Employers in California will remain in limbo as the U.S. Department of Labor continues to delay decisions about overtime exemptions and joint employment. The agency recently announced that it will not publish proposed new regulations about overtime exemptions until March 2019.
At issue is the salary threshold that would create an exemption from the payment of overtime. The Fair Labor Standards Act currently allows employers to avoid paying overtime for workers earning a salary of at least $23,660. The Obama administration had proposed a new threshold of $47,476, but the Trump administration blocked that attempt.
Regulatory confusion about joint employment has also raised anxieties among employers and regulators who need guidance. As things stand, franchises and staffing agencies have joint liability for employment law infractions. Neither the National Labor Relations Act or FLSA provide sufficient clarity on this subject. The DOL plans to undermine Obama-era rules because of their focus on employee needs. A statement from the agency explained that the work landscape of the 21st century requires updated regulations.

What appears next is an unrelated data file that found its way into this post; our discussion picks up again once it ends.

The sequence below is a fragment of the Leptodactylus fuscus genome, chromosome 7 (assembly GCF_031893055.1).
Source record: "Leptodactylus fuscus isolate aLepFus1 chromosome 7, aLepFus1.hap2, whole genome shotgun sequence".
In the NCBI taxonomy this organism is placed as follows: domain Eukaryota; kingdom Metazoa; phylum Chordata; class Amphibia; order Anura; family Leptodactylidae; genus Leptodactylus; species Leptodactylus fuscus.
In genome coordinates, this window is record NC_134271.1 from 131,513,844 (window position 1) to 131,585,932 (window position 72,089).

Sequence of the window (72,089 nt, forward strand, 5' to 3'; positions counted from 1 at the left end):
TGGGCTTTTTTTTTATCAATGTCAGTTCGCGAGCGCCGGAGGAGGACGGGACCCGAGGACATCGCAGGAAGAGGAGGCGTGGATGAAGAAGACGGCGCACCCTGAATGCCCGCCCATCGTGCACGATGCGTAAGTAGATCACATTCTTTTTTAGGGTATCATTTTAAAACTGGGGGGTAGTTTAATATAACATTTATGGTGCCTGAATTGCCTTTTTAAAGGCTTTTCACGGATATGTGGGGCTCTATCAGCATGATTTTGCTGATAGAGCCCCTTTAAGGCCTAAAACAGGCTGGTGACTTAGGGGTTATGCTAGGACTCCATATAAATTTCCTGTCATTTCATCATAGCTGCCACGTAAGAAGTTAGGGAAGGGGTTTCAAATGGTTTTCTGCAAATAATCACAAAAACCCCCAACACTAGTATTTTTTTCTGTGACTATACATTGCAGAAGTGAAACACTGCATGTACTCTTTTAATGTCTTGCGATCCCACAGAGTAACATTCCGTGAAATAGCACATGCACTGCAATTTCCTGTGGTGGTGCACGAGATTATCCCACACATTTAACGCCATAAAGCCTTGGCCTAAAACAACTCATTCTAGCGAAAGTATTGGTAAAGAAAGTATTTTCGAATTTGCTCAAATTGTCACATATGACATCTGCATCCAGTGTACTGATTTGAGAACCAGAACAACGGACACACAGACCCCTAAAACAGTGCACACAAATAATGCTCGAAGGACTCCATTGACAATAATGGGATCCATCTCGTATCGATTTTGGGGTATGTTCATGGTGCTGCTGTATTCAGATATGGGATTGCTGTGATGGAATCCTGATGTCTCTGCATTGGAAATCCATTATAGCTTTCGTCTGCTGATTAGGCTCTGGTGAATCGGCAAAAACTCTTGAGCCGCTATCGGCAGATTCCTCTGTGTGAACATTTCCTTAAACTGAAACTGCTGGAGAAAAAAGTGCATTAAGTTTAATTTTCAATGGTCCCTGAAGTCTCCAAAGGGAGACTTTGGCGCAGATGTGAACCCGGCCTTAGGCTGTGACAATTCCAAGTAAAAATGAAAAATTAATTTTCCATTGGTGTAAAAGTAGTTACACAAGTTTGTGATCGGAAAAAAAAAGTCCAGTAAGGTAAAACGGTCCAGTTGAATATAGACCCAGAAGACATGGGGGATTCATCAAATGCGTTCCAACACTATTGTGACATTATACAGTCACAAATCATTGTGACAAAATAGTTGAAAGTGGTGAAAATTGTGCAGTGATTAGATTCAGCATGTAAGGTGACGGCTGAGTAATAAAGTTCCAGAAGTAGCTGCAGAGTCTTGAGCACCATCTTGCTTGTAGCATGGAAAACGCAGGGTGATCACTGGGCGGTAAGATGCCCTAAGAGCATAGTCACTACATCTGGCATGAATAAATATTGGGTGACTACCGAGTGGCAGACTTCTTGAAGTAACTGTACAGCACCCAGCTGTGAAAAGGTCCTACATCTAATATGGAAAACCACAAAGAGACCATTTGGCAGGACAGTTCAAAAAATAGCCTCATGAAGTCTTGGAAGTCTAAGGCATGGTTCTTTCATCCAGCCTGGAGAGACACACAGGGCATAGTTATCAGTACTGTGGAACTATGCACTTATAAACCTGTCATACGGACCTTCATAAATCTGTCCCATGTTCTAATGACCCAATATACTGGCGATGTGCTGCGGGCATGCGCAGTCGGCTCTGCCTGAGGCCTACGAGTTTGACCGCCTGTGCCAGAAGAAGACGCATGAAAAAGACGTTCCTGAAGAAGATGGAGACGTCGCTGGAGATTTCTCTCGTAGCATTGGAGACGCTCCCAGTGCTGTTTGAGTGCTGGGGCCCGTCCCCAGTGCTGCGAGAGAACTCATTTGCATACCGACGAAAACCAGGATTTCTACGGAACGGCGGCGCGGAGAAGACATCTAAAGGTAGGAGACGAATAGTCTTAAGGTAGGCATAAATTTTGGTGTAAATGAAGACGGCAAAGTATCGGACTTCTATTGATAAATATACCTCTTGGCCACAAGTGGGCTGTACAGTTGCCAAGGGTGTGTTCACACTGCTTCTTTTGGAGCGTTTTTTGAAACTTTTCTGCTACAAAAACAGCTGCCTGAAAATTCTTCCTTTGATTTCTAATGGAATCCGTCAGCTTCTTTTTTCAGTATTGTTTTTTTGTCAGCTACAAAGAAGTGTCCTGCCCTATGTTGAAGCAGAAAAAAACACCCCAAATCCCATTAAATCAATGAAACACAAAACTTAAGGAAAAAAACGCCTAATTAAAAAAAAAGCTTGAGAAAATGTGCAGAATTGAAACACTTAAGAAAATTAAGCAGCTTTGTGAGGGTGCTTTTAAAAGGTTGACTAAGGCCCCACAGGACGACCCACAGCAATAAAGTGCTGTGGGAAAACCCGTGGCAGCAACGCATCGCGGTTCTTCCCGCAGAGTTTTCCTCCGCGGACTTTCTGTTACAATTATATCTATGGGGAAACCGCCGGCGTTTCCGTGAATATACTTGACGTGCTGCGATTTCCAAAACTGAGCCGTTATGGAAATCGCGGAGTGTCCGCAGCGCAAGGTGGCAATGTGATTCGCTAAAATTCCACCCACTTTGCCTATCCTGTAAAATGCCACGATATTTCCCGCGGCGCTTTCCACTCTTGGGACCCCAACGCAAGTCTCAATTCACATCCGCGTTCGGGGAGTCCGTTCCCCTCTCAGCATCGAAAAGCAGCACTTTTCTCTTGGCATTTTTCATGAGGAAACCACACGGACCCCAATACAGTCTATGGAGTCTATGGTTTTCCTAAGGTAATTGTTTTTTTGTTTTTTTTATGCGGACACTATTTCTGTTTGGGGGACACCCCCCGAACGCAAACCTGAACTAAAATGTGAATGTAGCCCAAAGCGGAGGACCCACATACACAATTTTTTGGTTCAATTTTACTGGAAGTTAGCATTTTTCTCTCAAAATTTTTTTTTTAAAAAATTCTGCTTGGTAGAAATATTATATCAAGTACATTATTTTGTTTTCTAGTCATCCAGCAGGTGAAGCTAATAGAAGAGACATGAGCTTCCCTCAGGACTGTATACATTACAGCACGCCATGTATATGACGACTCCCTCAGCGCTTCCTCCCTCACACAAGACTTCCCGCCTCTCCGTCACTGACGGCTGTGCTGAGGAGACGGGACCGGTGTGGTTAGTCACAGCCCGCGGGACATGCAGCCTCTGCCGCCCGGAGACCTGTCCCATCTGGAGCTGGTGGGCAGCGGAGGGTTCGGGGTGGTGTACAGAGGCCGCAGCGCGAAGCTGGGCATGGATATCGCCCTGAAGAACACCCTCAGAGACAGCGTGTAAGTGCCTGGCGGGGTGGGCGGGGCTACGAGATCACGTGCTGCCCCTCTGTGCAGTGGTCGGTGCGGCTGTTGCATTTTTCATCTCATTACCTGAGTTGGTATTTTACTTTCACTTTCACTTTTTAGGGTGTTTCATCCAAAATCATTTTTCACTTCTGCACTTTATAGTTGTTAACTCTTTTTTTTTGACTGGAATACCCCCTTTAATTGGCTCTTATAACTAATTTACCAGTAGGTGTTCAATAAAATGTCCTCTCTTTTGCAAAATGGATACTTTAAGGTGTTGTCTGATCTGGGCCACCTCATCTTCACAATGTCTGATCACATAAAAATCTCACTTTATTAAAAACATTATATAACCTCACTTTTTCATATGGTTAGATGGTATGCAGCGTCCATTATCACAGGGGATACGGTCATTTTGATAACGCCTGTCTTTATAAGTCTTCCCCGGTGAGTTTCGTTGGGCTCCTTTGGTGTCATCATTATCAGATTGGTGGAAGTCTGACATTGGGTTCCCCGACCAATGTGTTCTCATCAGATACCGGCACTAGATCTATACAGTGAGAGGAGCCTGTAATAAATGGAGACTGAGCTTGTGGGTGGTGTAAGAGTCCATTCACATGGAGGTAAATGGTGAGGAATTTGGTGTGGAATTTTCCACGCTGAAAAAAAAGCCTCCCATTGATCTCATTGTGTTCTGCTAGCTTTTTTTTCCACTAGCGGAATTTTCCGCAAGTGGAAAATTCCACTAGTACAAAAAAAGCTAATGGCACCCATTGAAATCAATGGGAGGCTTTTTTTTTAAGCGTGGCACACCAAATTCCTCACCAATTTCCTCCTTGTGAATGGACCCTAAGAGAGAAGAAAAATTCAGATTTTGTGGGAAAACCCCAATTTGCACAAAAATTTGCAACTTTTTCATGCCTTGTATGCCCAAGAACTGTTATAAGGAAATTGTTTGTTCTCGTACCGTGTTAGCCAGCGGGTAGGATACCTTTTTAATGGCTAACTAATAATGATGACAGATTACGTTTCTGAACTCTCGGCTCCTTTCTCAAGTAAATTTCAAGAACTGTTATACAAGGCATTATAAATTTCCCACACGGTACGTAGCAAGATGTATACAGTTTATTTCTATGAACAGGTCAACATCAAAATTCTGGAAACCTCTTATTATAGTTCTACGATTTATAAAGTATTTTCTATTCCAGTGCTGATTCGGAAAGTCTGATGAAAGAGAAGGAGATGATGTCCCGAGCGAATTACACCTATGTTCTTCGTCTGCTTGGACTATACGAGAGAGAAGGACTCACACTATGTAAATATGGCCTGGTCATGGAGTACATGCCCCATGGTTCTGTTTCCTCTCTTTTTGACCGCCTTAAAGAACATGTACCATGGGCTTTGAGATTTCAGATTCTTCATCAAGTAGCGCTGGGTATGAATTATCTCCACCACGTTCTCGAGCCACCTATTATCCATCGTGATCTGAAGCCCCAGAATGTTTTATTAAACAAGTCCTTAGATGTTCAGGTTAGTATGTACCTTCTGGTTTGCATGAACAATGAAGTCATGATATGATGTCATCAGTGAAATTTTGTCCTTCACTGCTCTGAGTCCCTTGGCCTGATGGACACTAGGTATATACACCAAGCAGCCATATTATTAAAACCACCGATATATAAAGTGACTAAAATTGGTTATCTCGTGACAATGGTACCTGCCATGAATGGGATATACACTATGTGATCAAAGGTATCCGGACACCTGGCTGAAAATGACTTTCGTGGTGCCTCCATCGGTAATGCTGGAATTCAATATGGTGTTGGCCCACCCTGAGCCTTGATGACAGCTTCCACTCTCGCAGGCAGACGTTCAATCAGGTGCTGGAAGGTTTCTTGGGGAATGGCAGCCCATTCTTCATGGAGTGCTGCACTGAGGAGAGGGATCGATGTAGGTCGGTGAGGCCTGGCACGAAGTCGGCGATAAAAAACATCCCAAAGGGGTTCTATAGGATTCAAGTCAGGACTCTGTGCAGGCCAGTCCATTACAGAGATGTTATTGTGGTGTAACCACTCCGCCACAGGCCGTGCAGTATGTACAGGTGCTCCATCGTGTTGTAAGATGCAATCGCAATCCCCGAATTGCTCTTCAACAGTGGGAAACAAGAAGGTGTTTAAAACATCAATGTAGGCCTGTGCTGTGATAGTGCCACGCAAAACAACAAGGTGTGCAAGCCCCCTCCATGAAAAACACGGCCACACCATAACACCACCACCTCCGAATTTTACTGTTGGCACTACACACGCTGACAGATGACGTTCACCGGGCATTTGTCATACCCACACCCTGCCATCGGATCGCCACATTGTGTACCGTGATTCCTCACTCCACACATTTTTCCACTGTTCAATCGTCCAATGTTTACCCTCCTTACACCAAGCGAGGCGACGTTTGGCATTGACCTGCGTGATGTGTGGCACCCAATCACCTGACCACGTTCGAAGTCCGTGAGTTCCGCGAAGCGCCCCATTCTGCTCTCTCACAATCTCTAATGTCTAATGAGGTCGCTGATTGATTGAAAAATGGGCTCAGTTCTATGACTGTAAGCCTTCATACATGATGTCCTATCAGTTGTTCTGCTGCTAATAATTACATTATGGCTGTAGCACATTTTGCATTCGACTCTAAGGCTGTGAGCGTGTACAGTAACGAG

Although regulations change as the years go by, employers need to adhere to rules that are currently in effect. When an employee notices that an employer appears to be avoiding the payment of overtime, paying less than minimum wage or mislabeling a position as exempt, violations of wage and hour laws could be occurring. A consultation with an attorney might provide answers to questions that an employer does not want to answer. An attorney could explain how to initiate wage and hour claims and prepare a formal complaint. If initial negotiations do not resolve the problem, then the attorney could litigate the case.